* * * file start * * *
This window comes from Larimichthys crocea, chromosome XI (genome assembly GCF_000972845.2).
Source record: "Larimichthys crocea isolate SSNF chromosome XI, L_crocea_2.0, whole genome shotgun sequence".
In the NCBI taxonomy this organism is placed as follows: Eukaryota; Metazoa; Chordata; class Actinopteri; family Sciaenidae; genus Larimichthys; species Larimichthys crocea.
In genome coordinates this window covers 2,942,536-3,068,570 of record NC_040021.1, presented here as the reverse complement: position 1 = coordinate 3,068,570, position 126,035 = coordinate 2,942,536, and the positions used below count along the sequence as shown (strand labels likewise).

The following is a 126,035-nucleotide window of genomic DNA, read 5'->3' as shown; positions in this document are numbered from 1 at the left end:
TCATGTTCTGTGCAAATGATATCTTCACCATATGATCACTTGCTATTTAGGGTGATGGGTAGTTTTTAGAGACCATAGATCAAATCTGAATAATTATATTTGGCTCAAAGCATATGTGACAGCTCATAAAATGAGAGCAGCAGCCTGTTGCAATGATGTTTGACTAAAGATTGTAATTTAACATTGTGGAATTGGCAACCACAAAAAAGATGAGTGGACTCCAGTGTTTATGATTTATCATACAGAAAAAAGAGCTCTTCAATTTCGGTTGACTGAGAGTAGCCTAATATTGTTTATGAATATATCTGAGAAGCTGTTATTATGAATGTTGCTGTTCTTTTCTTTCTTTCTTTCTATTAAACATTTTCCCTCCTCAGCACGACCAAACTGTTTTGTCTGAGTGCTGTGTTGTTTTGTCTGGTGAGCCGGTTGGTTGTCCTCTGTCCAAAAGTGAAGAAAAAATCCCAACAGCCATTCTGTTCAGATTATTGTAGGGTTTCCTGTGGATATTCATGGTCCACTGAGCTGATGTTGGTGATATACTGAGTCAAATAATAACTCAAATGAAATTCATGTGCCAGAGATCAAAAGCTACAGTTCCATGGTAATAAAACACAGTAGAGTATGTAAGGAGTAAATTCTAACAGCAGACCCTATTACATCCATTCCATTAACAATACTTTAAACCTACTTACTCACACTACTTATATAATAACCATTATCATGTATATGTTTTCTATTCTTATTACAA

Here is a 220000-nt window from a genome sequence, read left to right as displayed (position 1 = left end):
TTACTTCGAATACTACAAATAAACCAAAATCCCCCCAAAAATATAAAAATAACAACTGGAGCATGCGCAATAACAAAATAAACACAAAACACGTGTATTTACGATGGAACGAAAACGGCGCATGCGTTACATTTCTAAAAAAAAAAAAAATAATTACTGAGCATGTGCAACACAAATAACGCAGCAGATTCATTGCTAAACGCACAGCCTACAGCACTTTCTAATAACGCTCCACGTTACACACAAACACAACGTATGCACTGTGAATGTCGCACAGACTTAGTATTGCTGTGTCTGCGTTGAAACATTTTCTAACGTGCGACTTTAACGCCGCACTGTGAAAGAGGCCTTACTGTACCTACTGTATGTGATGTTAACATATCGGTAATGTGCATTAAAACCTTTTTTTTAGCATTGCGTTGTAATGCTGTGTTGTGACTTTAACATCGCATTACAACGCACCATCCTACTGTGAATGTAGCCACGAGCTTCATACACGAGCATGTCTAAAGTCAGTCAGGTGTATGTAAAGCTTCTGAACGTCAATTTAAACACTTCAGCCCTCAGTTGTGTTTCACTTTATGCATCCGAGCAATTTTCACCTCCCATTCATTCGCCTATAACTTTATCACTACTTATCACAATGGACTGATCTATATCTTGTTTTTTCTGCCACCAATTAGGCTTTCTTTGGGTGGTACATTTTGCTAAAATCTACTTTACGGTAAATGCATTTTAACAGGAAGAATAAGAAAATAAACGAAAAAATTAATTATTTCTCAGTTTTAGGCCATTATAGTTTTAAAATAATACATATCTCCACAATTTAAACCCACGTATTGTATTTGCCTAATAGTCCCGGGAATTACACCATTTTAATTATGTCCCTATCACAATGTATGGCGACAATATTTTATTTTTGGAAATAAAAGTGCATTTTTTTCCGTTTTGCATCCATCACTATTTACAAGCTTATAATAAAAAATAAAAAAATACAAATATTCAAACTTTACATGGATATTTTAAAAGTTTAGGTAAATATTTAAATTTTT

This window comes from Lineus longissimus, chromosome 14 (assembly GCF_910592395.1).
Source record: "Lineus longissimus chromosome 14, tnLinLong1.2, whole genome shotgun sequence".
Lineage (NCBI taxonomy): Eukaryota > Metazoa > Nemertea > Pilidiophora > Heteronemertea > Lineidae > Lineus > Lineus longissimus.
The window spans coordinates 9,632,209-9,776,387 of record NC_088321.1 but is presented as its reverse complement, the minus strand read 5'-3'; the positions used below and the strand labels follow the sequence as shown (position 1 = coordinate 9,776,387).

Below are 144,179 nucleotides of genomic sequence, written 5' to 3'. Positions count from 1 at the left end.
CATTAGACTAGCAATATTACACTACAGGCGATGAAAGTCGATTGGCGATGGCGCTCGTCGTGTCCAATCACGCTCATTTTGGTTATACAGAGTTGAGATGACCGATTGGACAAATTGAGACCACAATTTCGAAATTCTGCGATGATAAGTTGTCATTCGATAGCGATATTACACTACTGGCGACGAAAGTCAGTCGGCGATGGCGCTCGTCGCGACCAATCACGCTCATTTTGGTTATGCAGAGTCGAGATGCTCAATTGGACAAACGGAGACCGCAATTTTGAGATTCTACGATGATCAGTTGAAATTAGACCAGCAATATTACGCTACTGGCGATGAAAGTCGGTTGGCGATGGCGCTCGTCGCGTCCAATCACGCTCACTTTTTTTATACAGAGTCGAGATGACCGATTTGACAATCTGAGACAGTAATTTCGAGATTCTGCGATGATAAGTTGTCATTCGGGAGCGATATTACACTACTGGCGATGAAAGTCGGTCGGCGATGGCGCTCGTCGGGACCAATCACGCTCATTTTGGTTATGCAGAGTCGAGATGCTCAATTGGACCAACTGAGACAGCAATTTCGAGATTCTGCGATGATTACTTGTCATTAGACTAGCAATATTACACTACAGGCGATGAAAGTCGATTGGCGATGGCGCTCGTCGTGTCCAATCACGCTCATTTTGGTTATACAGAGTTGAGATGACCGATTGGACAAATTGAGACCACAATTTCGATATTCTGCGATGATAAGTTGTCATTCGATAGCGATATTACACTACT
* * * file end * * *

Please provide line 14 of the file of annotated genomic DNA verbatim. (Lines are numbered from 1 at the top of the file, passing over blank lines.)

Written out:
CATTAGACTAGCAATATTACACTACAGGCGATGAAAGTCGATTGGCGATGGCGCTCGTCGTGTCCAATCACGCTCATTTTGGTTATACAGAGTTGAGATGACCGATTGGACAAATTGAGACCACAATTTCGAAATTCTGCGATGATAAGTTGTCATTCGATAGCGATATTACACTACTGGCGACGAAAGTCAGTCGGCGATGGCGCTCGTCGCGACCAATCACGCTCATTTTGGTTATGCAGAGTCGAGATGCTCAATTGGACAAACGGAGACCGCAATTTTGAGATTCTACGATGATCAGTTGAAATTAGACCAGCAATATTACGCTACTGGCGATGAAAGTCGGTTGGCGATGGCGCTCGTCGCGTCCAATCACGCTCACTTTTTTTATACAGAGTCGAGATGACCGATTTGACAATCTGAGACAGTAATTTCGAGATTCTGCGATGATAAGTTGTCATTCGGGAGCGATATTACACTACTGGCGATGAAAGTCGGTCGGCGATGGCGCTCGTCGGGACCAATCACGCTCATTTTGGTTATGCAGAGTCGAGATGCTCAATTGGACCAACTGAGACAGCAATTTCGAGATTCTGCGATGATTACTTGTCATTAGACTAGCAATATTACACTACAGGCGATGAAAGTCGATTGGCGATGGCGCTCGTCGTGTCCAATCACGCTCATTTTGGTTATACAGAGTTGAGATGACCGATTGGACAAATTGAGACCACAATTTCGATATTCTGCGATGATAAGTTGTCATTCGATAGCGATATTACACTACT